Overall, while Stronger Than Pride largely draws inside the lines of what you would expect from a Sade record, there are several curveballs in terms of style and instrumentation that make it feel like a step forward from the rigid template of the preceding albums.

      Love Deluxe (1992)
      One thing you can say about Sade is that they don't rush. Four years after their last album, Love Deluxe was released. More in line with the cool melancholy of her earlier albums than the relatively humid Stronger Than Pride, Love Deluxe delivered another hit single in 'No Ordinary Love', which gained a second wind after its inclusion in the 1993 film Indecent Proposal.

      Love Deluxe is the first Sade album I ever bought, and that was largely because it had 'No Ordinary Love' on it. It was so good, I ended up letting the album play. I used to be a little leery of Sade, mainly because I'd heard so many people who called her a 'jazz' singer. I'm not that musically literate but I've never felt like she had much affinity with real jazz singers. Taken as a pop singer, she makes more sense.

      One of Sade's best and most well-known songs, 'No Ordinary Love' opens the album on a high note. A return to the cool elegance of their first two albums, the song is a marvel of understatement and atmospherics. Like their best songs, it opens slow and minimalist, before gradually building in tempo and sound into a monster. It's great.

      A slight change of pace, 'Feel No Pain' is a reggae-like track that is great at three minutes, but goes on for five. Built on a slow, steady groove, it's a pretty good song that feels just a smidge longer than it needs to be.
        'Couldn't Love You More' is the Sade song per excellence. It's not the best Sade song ever, but it is the best example of what a Sade song is. For a song about love, it is surprisingly melancholiac. You could read it as a message to someone who has passed away).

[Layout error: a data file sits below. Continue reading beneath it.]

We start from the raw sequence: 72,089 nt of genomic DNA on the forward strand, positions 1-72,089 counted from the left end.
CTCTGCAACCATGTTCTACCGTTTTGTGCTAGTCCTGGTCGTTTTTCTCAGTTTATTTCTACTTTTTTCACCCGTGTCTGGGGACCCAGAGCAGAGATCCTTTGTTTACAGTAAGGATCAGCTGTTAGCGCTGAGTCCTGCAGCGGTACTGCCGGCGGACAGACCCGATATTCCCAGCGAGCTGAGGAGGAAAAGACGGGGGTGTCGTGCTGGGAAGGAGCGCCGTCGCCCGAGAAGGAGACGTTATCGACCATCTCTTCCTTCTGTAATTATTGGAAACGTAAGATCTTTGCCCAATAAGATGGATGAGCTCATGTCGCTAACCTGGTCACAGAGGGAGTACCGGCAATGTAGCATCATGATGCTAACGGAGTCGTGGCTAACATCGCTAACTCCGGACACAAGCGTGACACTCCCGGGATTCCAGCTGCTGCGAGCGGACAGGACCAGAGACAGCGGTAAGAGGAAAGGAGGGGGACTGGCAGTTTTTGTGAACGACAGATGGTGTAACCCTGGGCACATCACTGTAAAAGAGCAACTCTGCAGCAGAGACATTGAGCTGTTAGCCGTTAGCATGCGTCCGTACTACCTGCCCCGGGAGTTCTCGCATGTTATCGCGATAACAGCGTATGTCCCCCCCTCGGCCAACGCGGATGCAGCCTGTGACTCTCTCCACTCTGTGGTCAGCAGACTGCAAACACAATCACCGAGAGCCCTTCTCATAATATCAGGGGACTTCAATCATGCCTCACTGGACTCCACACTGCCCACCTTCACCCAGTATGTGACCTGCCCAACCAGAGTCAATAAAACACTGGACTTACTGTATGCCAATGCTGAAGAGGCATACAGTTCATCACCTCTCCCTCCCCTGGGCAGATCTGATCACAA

More Latin in feel, 'Like a Tattoo' returns to the stripped-down, guitar-led sound of Stronger Than Pride. Adu's voice works best with a lot of space, and this kind of arrangement really adds a weight to the melancholy of the lyrics. In the same way that Promise built on and improved upon their debut, Love Deluxe feels like a refinement of Stronger Than Pride, and 'Like a Tattoo' is the perfect example of this evolution.

        A piano ballad, 'Kiss of Life' is far more upbeat than the previous songs. Sade's vocal is warmer than usual melody is far more straightforward - the song is so positive ini sentiment, I started to think it was a gag. But no. The music does not deviate to the mordancy of the first half of the album, and Adu's lyrics never undercut the music's good vibes. An odd change of pace, but a welcome one.

        Sounding like a precursor to every Dido song ever made, 'Cherish the Day' is another ballad about pining about a man you can't have. The guitar is the standout here - backed by electronic atmos, it gives the song a pathos that complements Adu's vocals. The final single off the album, it was later covered by Robert Glasper on his album Black Radio.

        'Pearls' is a tribute to a poor pearl diver. It's a bit dubious in terms of its lyrical choices, and the lush orchestration over-eggs the whole thing. It's the one real dud on the album.

        A minimalist funk number? A piano ballad? More low-key than 'Pearls', with a deliberately undercooked groove, 'Bullet Proof Soul' is one of the more intriguing tracks on the album. The metaphor of the lyrics is rather evocative, and is augmented by the idiosyncratic instrumentation.

        Awash in world music-style synths, 'Mermaid' evokes the title character's aquatic environment in a style that feels very 1992. It might be the most contemporary Sade has ever sounded. An otherworldly instrumental, it is a strange, haunting way to close the album. Once again, Sade manage to tilt away from their formula at the right time.

        Love Deluxe is not as consistent as Promise, nor as adventurous as Stronger Than Pride yet it remains one of Sade's best collections of songs. It makes a few changes to the basic template which, combined with the quality of the songs, ensures that album sounds of a piece with its predecessors without sounding too familiar.